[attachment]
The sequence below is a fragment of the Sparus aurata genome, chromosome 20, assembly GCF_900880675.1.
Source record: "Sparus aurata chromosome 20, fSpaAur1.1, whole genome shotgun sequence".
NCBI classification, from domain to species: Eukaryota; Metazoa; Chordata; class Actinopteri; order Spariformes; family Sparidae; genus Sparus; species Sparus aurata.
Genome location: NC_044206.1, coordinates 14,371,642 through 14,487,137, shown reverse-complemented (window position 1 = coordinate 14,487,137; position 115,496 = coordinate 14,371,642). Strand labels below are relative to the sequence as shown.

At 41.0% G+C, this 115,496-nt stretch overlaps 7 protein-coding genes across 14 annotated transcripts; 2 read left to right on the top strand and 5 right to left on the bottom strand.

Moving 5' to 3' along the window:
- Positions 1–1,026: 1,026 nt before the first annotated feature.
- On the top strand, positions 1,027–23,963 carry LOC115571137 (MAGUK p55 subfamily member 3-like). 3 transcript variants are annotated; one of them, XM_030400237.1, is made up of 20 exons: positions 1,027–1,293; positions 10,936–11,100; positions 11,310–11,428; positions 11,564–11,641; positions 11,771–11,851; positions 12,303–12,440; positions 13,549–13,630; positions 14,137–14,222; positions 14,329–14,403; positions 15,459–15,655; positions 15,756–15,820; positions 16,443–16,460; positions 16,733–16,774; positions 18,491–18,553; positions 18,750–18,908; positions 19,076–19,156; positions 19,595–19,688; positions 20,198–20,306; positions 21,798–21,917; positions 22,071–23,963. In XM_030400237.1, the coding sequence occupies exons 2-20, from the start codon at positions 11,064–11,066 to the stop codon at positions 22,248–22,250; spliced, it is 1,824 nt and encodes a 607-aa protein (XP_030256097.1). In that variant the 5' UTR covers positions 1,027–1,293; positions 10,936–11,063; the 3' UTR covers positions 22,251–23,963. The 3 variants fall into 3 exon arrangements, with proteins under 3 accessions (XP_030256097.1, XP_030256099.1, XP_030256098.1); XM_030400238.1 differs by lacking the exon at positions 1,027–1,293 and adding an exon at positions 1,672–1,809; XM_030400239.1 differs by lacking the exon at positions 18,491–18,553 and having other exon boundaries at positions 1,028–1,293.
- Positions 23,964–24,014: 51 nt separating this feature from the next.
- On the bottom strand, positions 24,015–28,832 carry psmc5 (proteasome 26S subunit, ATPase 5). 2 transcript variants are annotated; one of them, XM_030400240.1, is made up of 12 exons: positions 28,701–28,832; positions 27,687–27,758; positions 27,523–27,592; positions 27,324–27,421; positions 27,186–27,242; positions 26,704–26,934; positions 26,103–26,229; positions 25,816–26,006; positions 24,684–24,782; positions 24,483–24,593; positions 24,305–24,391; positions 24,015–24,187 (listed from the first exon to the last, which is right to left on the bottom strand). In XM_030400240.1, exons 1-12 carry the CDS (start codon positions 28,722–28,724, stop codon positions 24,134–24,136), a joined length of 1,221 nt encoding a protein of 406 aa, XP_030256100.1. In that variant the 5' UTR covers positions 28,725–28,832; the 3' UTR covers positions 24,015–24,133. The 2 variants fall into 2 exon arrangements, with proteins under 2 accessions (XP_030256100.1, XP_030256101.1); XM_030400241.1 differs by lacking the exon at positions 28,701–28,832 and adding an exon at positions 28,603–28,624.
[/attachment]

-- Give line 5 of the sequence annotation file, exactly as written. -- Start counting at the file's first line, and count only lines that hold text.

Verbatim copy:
At 41.0% G+C, this 115,496-nt stretch overlaps 7 protein-coding genes across 14 annotated transcripts; 2 read left to right on the top strand and 5 right to left on the bottom strand.